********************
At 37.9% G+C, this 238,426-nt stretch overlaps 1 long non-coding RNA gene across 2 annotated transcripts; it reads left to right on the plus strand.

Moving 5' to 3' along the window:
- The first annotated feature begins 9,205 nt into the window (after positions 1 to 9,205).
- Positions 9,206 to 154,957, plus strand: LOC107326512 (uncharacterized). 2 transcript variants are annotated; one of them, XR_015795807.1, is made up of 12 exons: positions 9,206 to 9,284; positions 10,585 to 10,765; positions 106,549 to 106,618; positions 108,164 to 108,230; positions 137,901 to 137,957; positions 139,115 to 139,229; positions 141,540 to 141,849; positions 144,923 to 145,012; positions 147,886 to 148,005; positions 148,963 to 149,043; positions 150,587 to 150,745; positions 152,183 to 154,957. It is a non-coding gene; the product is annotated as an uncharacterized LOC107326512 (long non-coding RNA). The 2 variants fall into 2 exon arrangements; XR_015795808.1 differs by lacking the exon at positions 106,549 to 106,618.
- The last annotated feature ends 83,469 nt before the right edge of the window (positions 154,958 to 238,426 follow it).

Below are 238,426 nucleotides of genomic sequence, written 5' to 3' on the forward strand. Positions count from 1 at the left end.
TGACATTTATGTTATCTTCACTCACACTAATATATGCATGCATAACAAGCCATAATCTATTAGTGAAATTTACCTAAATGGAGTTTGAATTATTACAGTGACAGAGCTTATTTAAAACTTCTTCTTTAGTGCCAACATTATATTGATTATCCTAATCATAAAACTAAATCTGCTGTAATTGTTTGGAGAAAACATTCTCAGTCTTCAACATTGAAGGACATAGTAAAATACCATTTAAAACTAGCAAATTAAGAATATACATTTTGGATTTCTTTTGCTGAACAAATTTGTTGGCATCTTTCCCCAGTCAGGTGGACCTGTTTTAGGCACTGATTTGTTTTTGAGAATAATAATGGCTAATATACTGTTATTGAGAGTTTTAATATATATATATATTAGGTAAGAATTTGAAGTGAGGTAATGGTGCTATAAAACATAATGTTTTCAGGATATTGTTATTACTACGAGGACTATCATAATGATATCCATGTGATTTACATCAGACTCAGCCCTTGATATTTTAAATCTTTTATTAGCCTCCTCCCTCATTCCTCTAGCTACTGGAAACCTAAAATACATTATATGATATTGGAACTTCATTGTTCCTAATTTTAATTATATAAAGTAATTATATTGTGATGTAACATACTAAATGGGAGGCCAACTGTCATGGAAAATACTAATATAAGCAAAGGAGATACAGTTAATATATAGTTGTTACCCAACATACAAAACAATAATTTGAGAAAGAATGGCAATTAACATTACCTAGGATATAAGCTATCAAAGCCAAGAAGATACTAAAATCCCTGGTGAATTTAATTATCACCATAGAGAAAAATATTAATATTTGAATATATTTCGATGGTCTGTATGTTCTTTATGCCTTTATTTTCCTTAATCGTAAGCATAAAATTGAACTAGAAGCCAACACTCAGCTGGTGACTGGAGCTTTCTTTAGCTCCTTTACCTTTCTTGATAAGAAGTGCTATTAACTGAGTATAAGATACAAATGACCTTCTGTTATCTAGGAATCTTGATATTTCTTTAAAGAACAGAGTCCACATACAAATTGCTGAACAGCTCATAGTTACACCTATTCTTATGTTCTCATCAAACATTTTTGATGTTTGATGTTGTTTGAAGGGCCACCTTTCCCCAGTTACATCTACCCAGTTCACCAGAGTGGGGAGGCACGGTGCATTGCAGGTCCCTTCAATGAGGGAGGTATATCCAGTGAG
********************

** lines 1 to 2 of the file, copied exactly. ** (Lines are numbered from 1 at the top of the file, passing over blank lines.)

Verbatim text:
At 37.9% G+C, this 238,426-nt stretch overlaps 1 long non-coding RNA gene across 2 annotated transcripts; it reads left to right on the plus strand.

Moving 5' to 3' along the window: